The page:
Alfred Leopold Isidor Kubin (April 10, 1877 – August 20, 1959) was an Austrian Expressionist, illustrator and occasional writer.
Kubin was of Czech ancestry, he was born in Bohemia in the town of Litoměřice, which was then part of the Austro-Hungarian empire. From 1898 to 1901, Kubin studied at the art school Schmitt Reutte and at the Munich Academy. He produced a small number of oil paintings in the years between 1902 and 1910, but thereafter his output consisted of pen and ink drawings, watercolors, and lithographs.
In 1912, he became associated with the Blaue Reiter group. He is considered an important representative of Expressionism, noted for dark, spectral, symbolic fantasies (often assembled into thematic series of drawings).
Like Oskar Kokoschka and Albert Paris Gütersloh, Kubin had both artistic and literary talent. He illustrated works by Edgar Allan Poe, E.T.A. Hoffmann, Fyodor Dostoevsky and others. He was also the author of several books, the best known being his novel Die Andere Seite (The Other Side) (1909), an apocalyptic fantasy set in an oppressive imaginary land which had an atmosphere of claustrophobic absurdity reminiscent of the later writings of Franz Kafka.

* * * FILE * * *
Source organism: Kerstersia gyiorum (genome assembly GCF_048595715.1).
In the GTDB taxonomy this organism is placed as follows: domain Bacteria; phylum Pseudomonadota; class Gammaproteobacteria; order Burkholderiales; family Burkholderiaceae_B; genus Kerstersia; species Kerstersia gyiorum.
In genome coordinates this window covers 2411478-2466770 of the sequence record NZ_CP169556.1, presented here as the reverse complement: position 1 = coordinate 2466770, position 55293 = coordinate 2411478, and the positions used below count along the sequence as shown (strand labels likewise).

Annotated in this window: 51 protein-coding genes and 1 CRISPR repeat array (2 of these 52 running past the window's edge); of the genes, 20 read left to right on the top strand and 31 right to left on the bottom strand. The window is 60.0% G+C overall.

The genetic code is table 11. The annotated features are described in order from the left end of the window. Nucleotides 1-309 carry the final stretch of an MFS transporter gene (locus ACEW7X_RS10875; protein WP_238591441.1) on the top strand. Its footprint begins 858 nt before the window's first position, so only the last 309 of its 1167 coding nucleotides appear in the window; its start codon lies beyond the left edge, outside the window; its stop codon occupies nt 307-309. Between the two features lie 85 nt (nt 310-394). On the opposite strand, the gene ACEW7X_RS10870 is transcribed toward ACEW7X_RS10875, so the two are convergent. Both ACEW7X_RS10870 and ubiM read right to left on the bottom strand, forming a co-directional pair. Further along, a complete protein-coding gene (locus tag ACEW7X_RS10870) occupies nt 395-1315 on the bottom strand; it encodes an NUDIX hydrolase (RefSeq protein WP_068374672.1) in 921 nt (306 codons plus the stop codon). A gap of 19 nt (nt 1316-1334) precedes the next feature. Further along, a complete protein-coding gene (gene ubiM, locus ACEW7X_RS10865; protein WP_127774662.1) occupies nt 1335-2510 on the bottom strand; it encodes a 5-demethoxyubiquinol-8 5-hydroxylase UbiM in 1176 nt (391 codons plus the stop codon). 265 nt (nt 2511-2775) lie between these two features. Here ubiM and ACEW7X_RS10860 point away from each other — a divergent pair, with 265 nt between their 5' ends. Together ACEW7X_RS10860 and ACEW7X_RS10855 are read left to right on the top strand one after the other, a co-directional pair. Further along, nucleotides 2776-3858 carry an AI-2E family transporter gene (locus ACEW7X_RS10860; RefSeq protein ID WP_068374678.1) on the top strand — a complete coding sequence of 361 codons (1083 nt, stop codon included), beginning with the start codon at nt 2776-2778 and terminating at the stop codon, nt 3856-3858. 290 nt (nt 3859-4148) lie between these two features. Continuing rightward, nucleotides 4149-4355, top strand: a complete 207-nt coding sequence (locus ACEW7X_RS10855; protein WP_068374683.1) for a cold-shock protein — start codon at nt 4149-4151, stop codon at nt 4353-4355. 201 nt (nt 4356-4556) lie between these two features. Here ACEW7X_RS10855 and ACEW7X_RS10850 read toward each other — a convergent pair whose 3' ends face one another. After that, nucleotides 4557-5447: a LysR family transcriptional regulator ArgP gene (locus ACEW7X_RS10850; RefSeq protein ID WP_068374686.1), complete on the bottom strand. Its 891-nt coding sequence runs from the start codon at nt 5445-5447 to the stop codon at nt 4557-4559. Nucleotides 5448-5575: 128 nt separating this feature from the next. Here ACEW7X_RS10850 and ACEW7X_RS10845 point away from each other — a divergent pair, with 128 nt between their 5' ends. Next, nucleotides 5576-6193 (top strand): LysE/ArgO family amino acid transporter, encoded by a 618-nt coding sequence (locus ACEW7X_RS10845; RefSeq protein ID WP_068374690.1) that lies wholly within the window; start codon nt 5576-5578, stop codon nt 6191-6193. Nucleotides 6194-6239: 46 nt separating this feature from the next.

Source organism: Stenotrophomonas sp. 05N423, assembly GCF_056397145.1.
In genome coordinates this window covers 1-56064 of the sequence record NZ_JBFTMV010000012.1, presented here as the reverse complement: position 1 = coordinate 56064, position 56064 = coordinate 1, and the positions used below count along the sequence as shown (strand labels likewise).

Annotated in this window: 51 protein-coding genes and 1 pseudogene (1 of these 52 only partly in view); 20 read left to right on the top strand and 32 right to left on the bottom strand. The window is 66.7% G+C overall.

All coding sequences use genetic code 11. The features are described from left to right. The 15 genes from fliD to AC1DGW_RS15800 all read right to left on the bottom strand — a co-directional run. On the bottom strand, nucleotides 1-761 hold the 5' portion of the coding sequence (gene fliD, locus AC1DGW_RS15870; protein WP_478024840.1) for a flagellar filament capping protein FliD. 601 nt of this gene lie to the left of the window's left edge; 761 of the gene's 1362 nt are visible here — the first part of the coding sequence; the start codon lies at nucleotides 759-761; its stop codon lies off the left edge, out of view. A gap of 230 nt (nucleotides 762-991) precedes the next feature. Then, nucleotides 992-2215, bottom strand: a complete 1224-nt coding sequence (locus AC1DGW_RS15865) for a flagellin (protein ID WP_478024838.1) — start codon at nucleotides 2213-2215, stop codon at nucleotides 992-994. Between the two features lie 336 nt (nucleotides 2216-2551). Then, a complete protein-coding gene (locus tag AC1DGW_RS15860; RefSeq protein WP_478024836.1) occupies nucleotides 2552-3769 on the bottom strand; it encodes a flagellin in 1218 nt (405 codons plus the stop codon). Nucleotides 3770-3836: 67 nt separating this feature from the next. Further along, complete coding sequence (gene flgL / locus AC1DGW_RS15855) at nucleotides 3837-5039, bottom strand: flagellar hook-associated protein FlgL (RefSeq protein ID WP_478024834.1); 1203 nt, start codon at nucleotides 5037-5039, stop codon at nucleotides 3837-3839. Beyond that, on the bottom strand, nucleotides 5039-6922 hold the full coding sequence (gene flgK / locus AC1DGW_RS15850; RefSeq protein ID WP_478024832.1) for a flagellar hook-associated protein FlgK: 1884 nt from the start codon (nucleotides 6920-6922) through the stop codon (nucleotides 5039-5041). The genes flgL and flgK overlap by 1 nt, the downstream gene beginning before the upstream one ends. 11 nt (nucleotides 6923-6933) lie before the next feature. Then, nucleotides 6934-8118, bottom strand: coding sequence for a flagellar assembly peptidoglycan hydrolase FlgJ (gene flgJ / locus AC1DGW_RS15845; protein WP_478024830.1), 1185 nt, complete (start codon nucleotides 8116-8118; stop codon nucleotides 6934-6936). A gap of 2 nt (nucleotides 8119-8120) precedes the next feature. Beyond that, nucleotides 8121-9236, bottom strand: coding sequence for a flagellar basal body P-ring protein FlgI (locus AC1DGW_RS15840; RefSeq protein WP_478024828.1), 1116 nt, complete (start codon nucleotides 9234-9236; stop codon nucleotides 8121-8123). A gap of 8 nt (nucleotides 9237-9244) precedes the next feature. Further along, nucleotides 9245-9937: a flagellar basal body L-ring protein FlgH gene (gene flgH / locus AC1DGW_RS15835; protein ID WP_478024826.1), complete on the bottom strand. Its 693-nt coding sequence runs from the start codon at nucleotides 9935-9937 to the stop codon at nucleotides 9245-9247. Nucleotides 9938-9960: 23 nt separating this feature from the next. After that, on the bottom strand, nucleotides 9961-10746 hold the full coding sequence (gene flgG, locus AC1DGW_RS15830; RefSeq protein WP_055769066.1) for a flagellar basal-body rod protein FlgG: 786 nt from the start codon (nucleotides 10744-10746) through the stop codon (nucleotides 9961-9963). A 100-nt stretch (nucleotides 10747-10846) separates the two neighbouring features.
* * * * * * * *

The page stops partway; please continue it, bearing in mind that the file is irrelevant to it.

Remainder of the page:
His literary works also include:
The Looking Box (1925),
Of the Desk of a Draughtsman (1939),
Adventure of an Indication Feather/Spring (1941),
Sober Balladen (1949),
Fantasies in the Boehmerwald (1951),
Daemons and Night Faces (1959 autobiography).
From 1906 until his death, he lived a withdrawn life in a twelfth century castle in Zwickledt. Kubin was awarded the Great Austrian State Prize in 1951, and the Austrian Decoration for Science and Art in 1957.